“The current base rate is $1.013 per $100 of real estate value,” says the report. “For FY 2023, this tax is projected to generate $852.2 million, which is 6.0 percent ($47.9 million) above FY 2022.”
“The average home value is up 5.3 percent over last year, from $724,400 to $762,700,” the report adds. “Overall, commercial property assessments increased by 0.6% over the previous year. At the current real estate rate of $1.013 plus the $0.017 rate for stormwater, the average Arlington homeowner would pay $7,856 per year in real estate taxes, a $395 or 5.3 percent increase over CY 2021.”
To generate the same property tax revenue as last year — an unlikely prospect given that the county previously referenced a “challenge in balancing the FY 2023 Budget” giving rising expenditures — the Board would have to lower the tax rate significantly.
“The tax rate which would levy the same amount of real estate tax as last year, when multiplied by the new total assessed value of real estate with the exclusions mentioned above, would be $0.990 per $100 of assessed value,” the report says.
Among Schwartz’s other budget recommendations, the Board will consider lowering the annual Household Solid Waste rate from $318.61 to $307.89, thanks to a rise in the value of recycled material. Additionally, fees for ambulance transport services are set to be raised to between $750-1,000, depending on the level of care, which a Board report says is in line with the fees charged by other D.C. area jurisdictions.
Fallon Sings About Pentagon Chicken — “That stroke of social media brilliance was followed by even more exposure as ‘The Tonight Show’ host Jimmy Fallon wrote a song for the bold bird. It began with the lyrics ‘Are you just a clucker or an undercover spy?’ We do not expect the Pentagon to answer.” [WTOP, Twitter, Facebook]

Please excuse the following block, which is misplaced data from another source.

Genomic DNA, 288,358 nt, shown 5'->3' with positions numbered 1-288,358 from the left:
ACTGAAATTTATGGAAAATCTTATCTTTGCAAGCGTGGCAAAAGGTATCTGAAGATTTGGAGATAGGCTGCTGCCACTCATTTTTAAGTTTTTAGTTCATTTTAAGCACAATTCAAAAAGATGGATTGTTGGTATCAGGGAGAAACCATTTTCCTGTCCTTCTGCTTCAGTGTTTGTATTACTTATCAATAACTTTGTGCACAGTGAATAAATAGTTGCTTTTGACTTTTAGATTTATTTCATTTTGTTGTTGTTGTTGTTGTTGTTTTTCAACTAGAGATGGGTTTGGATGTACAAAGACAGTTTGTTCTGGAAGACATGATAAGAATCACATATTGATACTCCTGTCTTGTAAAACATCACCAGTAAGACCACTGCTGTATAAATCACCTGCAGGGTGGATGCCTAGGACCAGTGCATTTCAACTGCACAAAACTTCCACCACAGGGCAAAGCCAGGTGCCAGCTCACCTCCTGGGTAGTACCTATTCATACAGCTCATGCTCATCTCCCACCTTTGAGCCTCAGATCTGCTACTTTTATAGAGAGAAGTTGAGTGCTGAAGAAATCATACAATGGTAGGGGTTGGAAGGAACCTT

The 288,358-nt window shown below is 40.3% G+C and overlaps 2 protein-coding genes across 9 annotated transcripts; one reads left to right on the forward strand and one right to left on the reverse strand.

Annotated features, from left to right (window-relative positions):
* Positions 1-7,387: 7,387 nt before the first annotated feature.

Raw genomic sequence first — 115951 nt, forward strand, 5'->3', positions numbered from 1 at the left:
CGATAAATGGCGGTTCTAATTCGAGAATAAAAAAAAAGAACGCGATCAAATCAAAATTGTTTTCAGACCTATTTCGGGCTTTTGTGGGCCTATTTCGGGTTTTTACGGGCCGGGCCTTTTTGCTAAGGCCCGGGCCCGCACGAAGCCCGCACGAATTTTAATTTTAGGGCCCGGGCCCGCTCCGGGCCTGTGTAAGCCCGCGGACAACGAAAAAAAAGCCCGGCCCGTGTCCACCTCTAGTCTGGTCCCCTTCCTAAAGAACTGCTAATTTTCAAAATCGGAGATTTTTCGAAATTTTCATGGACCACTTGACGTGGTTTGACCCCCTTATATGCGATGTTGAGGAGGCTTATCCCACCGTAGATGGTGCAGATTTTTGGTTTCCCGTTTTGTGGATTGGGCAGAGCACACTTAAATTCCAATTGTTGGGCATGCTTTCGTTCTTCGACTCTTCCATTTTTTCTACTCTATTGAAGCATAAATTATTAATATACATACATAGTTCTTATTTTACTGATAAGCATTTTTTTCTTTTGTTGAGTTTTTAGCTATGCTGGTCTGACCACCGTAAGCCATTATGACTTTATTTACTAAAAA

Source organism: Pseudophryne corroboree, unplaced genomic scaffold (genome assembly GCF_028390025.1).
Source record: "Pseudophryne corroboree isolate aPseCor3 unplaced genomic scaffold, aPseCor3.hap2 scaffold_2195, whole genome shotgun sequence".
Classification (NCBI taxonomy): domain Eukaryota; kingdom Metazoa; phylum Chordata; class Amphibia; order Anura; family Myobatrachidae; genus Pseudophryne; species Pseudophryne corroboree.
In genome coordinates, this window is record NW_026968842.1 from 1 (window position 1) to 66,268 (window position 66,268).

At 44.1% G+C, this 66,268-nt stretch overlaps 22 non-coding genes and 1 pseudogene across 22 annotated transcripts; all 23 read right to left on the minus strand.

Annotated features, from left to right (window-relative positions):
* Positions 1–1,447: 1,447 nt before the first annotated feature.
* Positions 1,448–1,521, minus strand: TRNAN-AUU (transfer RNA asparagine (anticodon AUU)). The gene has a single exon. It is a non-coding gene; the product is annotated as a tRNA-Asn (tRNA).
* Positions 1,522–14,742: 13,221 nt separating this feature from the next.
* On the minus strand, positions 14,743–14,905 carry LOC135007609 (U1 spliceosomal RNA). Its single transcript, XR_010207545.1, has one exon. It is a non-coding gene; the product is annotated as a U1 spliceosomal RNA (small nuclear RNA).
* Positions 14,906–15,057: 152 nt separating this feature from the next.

WBJ Calls Out Crystal City Erasure — “On Jan. 18, JBG Smith Properties announced it has started construction on a pair of multifamily towers at 2000 and 2001 S. Bell St., a block south of the Crystal City Metro station. In, I dare say, the heart of Crystal City. But in that 750-word press release, “Crystal City” does not appear. Not once. ‘National Landing,’ meanwhile, appears seven times.” [Washington Business Journal]
More on School Mask Judge — “The Arlington judge who dealt a blow Friday to Virginia Gov. Glenn Youngkin’s executive order making masks optional in schools is married to an Arlington teacher, but attorneys for Youngkin (R) and the school boards did not believe she should have recused herself.” [Washington Post]
More On Eyeglass Smash and Grabs — “Five men with hoods and heavy coats cased the store for about five minutes, Abbasi said, then smashed open the display cases holding Cartier, Gucci and Dior glass frames and made off with about $60,000 worth of merchandise. Surveillance video shows the five bandits rapidly shoveling the high-dollar frames into plastic bags while Abbasi is yelling at them and calling police, leaving a patina of shattered glass chunks in their wake.” [Washington Post]
‘Mental Health Crisis’ at County Jail — “Sheriff Beth Arthur said the man, Paul Thompson, should not have been there, pointing out he had no criminal history. But she admits he did suffer from mental illness like most of the county’s inmates… Of the 280 current inmates, some 170 have mental health challenges; 66 of them are serious. Even the longtime sheriff wants to know why the county is ‘dumping these people in jail when they need serious care.'” [WTOP]